In case you haven’t heard, Got Milk? is done. As marketing campaigns go, it’s a hall-of-famer. Its simple message has been drilled into our brains and our culture. It is one of the most imitated and parodied marketing campaigns, ever. It has become as ubiquitous as, well, milk. But is has been put out to pasture. Moo.
OK, it’s not entirely gone because the California Milk Processor Board, the original creators of the tagline, plan to keep using it. They’ve been licensing it to the national group known as the Milk Processor Education Program or “MilkPEP” for the last 20 years. But in 49 other states, MilkPEP is moving on to a new approach.
More on that in a minute, but the demise of Got Milk? brings to mind two questions for me. (Three if you count “do I have enough milk for this week?”) First, is it really time for Got Milk to get going? And the second is, why are there no truly national milk brands?
A little background: “Got Milk?” has been skewered for being a statement of the obvious, but there is actually some pretty smart marketing behind the concept. Twenty years ago, milk industry research revealed some basic market segmentation. There were those people who drank milk morning, noon and night, literally, and could not possibly buy more. And there was a big chunk of people who disliked, were allergic to, or otherwise rejected it out-of-hand. They never bought milk. But the research showed a sweet spot. These were moderate milk consumers, using it maybe once or twice a day, but inconsistently. The research showed they would run out of milk and wish they had it. Ta da! The basis for Got Milk? was born. What did my spouse say to me this morning? Oh, yeah, get milk. Ding!
With milk sales in decline two decades ago, Got Milk? essentially held the fort for a long while against the pressing health issues of the product that centered on its fat content. Milk sales leveled off, but with new beverage competition cropping up every year, MilkPEP has decided to build a replacement campaign they’re calling Milk Life, with a new message centering on the 8 grams of protein content found in a 8-ounce serving. So rather than simply appeal to those of us with an ingrained love of milk, MilkPEP is heading down the education route as a change of pace. Moms and other nutrition-aware people are the new target. Considering the soft drink and beer industries are both battling steadily declining sales, MilkPEP has its work cut out. Hard to imagine Milk Life lasting as long as its predecessor, though.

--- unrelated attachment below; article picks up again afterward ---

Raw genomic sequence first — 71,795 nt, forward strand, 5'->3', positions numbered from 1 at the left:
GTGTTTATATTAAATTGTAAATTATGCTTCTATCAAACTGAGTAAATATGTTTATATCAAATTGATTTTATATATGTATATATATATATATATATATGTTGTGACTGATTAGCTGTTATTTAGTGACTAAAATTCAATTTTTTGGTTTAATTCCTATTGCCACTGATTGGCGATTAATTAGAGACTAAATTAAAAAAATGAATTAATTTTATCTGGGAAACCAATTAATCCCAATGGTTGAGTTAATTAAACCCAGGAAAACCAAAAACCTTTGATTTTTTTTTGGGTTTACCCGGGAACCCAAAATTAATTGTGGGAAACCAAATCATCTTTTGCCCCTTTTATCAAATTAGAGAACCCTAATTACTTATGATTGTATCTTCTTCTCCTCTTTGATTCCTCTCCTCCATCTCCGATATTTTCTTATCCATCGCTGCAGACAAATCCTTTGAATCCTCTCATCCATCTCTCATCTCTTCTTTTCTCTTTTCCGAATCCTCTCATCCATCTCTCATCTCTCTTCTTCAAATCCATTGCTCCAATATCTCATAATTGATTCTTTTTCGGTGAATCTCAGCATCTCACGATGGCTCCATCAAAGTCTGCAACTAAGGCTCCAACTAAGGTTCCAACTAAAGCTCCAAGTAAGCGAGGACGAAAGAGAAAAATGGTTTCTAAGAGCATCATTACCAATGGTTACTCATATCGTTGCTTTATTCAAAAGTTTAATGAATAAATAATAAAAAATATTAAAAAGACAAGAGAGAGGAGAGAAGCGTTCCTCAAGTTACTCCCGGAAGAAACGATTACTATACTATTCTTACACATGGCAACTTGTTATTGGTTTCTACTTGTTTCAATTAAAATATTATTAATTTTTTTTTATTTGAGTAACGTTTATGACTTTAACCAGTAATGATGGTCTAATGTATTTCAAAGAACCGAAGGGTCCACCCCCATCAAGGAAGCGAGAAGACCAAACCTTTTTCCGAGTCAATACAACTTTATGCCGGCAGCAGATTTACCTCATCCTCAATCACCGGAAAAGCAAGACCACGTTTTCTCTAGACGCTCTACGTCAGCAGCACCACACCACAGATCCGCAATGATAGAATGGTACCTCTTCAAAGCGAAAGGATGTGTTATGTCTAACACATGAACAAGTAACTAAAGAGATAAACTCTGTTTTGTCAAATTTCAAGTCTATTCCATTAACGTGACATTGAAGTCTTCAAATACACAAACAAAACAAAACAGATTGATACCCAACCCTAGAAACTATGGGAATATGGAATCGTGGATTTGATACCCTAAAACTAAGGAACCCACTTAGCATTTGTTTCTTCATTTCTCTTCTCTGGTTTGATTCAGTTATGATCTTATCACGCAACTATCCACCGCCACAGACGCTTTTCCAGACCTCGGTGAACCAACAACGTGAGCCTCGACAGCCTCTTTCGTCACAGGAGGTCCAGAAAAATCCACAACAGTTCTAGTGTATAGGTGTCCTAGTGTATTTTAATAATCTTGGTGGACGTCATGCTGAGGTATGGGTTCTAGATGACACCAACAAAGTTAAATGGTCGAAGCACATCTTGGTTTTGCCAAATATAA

Which brings me to my second question: Why no national milk brands? Borden and Hood are probably the closest, but aren’t really 50-state brands. There are national chicken brands, although beef and pork have had only minimal success with hot dogs or bacon. Bananas and oranges have managed to pull it off. Even Omaha Steaks is more of a retailer than a meat brand. But here are a few possibilities why a milk brand hasn’t emerged.
Milk doesn’t travel well. The industry is dominated by regional producers that are a reasonable distance from the cows that supply their product. Yet, no one brand has emerged from the pack to create a virtual national brand with co-manufacturing agreements. Coke and Pepsi both control a regional network of independent bottlers, but nothing similar has arisen for a milk brand.
Milk is a commodity and hard to brand. True enough, but look at all the brands in the bottled water industry. What could possibly be more of a commodity than that?
The dadgum government has regulated all the fun out of the bidness. Sell-by dates, limits on antibiotics, guidelines for pasteurization, limits on additives and price supports have taken away most or all of the possible branding propositions.
Or could it be that MilkPEP, while serving as a national co-op that gathers dollars for maximum reach and impact, actually has the unintended purpose of suppressing national brands, by both draining marketing capital and positioning the product as essentially brandless? Holy milk and cookies, Batman!
In honor of the new SAT, I select “all of the above” as being factors in the lack of any private national milk brands. (Considering my score on the old SAT, I have a 50 percent chance of being right.) And I wish the MilkPEP folks the best of luck with Milk Life. I just hope I can still remember to get milk.
As published in the Central Penn Business Journal and Lehigh Valley Business.